In addition to exploring your campus you may want to get to know the surrounding city or town. Just remember many colleges restrict freshmen from having cars so you’ll need to investigate your options for exploring. Call the local chamber of commerce or visitors’ bureau and ask a few questions. Is it safe to walk at night? Are there designated bike paths throughout the city? Do buses run from the college to downtown on a semi-regular schedule? Also check the college’s website for information on local transportation things to do around town and where on or off campus you can go to get toothpaste if you run out. Of course also talk to other students when you (hopefully) visit campus.
“Anywhere you go takes time to transition—that in and of itself is an important life lesson” says Massimo Pacchione assistant director of admissions at the San Francisco Art Institute (SFAI). “The best thing a student … can do is to get to know the city around them. Be active and stay active. Be curious. There’s so much to do at your doorstep … [and] building a network of friends and activities will make [college] feel like home in no time.”
Connecting with other students
Although college can be very intimidating for freshmen it’s important to remember that you’re all in the same boat! To ease the transition call your soon-to-be roommate after you get the dorm assignment and contact information from the college. That one call can do wonders to calm your nerves and boost your confidence not to mention give you the chance to divvy up the list of must-haves for your room! You may even want to stay in touch via Facebook or texting to bond even more before meeting in person.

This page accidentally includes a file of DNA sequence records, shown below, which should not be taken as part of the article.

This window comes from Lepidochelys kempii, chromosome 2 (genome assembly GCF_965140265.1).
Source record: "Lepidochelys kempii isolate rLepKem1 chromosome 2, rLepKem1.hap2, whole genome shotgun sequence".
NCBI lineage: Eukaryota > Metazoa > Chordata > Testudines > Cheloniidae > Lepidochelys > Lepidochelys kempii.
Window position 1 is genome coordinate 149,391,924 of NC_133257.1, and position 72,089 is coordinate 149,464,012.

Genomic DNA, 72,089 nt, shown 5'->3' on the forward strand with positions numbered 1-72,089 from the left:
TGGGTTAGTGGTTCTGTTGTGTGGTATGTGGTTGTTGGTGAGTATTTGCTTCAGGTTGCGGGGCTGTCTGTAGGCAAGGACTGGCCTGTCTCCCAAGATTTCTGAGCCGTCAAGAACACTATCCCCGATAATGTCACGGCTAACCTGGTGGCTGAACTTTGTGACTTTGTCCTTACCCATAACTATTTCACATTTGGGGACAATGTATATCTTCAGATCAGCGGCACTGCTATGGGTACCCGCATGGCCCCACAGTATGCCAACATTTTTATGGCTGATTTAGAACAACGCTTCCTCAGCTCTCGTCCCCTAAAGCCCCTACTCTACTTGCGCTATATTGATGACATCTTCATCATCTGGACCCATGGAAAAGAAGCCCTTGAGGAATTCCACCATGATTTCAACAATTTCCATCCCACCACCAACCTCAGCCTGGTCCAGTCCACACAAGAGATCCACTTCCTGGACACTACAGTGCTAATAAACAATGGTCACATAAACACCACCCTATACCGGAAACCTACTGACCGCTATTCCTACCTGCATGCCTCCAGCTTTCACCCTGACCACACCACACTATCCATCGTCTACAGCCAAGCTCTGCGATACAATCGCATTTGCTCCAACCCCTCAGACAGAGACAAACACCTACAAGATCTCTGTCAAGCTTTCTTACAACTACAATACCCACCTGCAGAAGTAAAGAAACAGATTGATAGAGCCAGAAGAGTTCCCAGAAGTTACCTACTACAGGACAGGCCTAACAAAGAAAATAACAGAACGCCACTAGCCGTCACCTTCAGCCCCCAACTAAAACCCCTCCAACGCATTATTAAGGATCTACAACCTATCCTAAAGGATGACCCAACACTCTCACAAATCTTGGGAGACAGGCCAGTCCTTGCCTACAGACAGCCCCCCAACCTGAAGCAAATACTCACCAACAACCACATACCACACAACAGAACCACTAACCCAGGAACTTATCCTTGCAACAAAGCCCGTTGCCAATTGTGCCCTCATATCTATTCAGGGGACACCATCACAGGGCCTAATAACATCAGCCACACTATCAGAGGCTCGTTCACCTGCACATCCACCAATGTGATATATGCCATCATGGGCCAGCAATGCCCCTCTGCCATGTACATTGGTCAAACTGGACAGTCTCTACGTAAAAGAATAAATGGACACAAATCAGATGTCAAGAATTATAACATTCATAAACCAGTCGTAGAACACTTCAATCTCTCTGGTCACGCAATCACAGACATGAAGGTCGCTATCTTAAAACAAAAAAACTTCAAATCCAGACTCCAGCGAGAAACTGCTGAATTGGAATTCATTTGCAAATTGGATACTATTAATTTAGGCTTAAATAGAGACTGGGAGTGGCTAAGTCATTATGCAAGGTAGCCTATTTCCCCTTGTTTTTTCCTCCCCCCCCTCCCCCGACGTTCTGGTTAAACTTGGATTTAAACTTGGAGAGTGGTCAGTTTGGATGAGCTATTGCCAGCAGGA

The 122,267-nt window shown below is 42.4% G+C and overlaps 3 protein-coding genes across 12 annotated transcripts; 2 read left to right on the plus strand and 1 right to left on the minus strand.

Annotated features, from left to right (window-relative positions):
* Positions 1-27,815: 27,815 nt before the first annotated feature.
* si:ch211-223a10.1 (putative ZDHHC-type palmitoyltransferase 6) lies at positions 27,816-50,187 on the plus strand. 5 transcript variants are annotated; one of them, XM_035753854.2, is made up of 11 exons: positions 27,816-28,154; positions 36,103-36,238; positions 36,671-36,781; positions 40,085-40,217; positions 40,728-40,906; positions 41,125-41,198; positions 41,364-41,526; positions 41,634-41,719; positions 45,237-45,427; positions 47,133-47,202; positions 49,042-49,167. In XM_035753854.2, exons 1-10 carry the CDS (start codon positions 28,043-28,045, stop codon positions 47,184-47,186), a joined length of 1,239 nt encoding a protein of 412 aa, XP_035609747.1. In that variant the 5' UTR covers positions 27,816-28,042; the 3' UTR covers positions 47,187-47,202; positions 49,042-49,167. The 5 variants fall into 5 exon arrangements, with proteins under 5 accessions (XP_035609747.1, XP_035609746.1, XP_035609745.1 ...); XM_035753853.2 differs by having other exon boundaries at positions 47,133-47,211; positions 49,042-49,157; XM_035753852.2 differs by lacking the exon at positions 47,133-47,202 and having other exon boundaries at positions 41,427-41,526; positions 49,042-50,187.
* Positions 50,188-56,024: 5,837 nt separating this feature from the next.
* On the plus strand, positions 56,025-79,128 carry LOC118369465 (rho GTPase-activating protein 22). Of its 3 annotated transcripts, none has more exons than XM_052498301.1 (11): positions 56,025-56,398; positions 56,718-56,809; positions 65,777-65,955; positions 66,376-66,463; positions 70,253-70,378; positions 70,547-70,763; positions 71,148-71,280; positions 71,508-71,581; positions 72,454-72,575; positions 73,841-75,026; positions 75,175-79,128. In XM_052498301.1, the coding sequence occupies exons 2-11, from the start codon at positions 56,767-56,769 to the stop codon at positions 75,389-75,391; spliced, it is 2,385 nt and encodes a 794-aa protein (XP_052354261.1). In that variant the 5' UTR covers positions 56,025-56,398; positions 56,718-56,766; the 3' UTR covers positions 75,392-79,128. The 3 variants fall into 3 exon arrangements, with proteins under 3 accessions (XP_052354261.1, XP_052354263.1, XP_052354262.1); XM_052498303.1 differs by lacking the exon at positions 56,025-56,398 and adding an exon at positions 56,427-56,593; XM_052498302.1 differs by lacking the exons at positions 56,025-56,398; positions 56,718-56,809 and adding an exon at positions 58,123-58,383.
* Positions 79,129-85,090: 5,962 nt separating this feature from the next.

Most schools will have plenty of “getting to know you” or group activities during freshman orientation and on a regular basis throughout the year. You may be tempted to skip these but don’t; they’re one of the best ways to get to know other students in a casual fun environment.
“Perhaps the biggest concern for students entering college is leaving the parental safety net from home and discovering how to fit into their new surroundings,” says Ryan Dwyer assistant director of admissions and assistant coach for the men’s lacrosse team at Wells College (NY). “At Wells students become acclimated from day one and are welcomed with open arms by students in all classes [and] through several traditions.”
If you don’t want to rely only on what the school has planned for you get involved in on-campus activities. (Even off-campus activities like church or volunteering can help you meet new people!)